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Francisella tularensis LVS initially activates but subsequently down-regulates intracellular signaling and cytokine secretion in mouse monocytic and human peripheral blood mononuclear cells.
Umeå University, Faculty of Medicine, Clinical Microbiology, Clinical Bacteriology.
Umeå University, Faculty of Medicine, Clinical Microbiology, Clinical Bacteriology.
Umeå University, Faculty of Medicine, Clinical Microbiology, Clinical Bacteriology.
2005 (English)In: Microbial Pathogenesis, ISSN 0882-4010, Vol. 38, no 5-6, 239-247 p.Article in journal (Refereed) Published
Abstract [en]

Monocytic cells constitute an important defense mechanism against invading pathogens by recognizing conserved pathogens components. The recognition leads to activation of intracellular pathways involving nuclear factor kappa B (NF-kappaB) and mitogen-activated protein kinases (MAPK), such as the c-Jun NH2-terminal kinase (JNK), and p38. We show that in vitro infection with Francisella tularensis results in activation of NF-kappaB, phosphorylation of p38 and c-Jun, and secretion of TNF-alpha in adherent mouse peritoneal cells, in the mouse macrophage-like cell line J774A.1, in the human macrophage cell line THP-1, and in human peripheral blood monocytic cells. This occurred after infection with the human live vaccine strain, F. tularensis LVS or a mutant strain denoted deltaiglC, which lacks expression of a 23-kDa protein, or after addition of killed F. tularensis LVS. Addition of purified F. tularensis LPS resulted in no discernible effects on the cells. When the effects were followed up to 5 h, activation persisted in cultures with killed bacteria or infected with the deltaiglC strain. In contrast, the signal transduction activation and secretion of TNF-alpha were down-regulated within the 5h period in mouse peritoneal cells, J774 cells or human peripheral blood mononuclear cells infected with F. tularensis LVS. Together, the results suggest that infection with live F. tularensis LVS bacteria leads to a rapid induction of a proinflammatory response in mouse and human cells but after internalization of bacteria, this response is completely or partly down-regulated in most cell types. This down-regulation does not occur when cells are infected with the mutant deltaiglC.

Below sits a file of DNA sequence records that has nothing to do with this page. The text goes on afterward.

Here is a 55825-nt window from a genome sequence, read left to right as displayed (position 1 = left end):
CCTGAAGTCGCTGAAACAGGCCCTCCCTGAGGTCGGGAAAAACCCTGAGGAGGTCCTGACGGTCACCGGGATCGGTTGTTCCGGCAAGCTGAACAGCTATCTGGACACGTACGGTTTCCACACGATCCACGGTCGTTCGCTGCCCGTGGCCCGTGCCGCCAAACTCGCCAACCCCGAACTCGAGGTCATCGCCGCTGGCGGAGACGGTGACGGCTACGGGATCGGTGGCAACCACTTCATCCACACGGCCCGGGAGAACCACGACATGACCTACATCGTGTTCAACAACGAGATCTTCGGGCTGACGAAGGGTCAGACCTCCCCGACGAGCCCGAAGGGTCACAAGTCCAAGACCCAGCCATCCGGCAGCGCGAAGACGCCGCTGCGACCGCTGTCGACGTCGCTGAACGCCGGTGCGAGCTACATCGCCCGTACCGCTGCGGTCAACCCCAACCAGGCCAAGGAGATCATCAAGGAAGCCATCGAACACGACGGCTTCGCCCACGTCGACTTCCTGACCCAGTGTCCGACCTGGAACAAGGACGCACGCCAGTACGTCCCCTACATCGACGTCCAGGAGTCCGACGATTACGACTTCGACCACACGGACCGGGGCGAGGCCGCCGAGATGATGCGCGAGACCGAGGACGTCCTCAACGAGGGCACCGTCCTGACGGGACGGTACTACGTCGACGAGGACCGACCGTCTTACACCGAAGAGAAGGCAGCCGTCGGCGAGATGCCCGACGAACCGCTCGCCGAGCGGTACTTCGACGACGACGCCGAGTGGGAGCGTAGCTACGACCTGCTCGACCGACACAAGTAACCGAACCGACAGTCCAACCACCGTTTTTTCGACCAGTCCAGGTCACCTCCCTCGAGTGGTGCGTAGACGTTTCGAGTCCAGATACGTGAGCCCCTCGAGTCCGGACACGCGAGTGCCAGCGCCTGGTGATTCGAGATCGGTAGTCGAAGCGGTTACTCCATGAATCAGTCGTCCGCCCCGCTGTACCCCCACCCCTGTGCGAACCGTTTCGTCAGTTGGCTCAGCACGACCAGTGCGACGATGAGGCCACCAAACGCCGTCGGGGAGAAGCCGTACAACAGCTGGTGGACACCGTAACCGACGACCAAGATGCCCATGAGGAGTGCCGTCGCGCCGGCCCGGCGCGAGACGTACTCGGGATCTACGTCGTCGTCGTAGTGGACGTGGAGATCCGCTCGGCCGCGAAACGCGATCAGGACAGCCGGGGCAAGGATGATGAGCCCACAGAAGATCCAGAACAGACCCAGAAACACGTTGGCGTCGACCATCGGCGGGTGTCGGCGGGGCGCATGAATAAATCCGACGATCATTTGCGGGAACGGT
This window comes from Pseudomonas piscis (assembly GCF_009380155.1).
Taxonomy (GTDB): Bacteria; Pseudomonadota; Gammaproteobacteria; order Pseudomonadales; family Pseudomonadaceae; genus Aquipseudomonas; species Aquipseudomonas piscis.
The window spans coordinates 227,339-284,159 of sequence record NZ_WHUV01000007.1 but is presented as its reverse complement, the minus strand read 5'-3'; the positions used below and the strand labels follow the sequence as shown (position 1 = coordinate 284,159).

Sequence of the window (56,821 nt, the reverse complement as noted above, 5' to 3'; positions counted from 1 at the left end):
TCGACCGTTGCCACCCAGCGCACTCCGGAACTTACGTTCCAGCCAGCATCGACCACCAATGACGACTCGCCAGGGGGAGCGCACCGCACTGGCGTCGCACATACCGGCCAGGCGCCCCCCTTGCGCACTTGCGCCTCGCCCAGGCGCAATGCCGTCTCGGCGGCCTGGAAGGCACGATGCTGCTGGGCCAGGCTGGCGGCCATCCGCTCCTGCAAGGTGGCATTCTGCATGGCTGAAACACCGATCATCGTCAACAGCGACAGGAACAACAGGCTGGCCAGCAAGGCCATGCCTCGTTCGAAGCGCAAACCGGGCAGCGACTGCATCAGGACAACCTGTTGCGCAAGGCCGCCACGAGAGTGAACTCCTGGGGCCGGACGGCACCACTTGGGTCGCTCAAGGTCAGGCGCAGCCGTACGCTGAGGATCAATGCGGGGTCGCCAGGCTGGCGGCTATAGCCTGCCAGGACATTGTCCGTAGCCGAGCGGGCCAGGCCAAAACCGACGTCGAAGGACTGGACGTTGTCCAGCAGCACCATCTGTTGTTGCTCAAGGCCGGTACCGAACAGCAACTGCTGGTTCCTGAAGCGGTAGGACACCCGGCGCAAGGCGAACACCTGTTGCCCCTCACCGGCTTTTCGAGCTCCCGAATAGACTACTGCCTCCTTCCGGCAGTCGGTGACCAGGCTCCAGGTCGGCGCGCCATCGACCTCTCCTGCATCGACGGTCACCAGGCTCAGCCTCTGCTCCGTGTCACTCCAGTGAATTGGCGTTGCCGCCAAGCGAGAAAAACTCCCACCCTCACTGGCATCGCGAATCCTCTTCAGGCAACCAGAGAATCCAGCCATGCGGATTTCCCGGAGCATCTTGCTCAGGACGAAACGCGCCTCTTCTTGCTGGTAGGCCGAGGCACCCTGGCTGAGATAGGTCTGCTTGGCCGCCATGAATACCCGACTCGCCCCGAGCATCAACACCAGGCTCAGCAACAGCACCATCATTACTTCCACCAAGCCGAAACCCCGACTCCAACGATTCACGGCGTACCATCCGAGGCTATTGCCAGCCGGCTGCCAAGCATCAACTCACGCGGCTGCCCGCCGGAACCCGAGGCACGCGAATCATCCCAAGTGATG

Place, publisher, year, edition, pages
2005. Vol. 38, no 5-6, 239-247 p.
Identifiers
URN: urn:nbn:se:umu:diva-4612DOI: 10.1016/j.micpath.2005.02.003PubMedID: 15925273OAI: oai:DiVA.org:umu-4612DiVA: diva2:143782
Available from: 2005-05-31 Created: 2005-05-31 Last updated: 2009-11-30Bibliographically approved
In thesis
1. Effects of Francisella tularensis infection on macrophage intracellular signaling
Open this publication in new window or tab >>Effects of Francisella tularensis infection on macrophage intracellular signaling
2005 (English)Doctoral thesis, comprehensive summary (Other academic)
Abstract [en]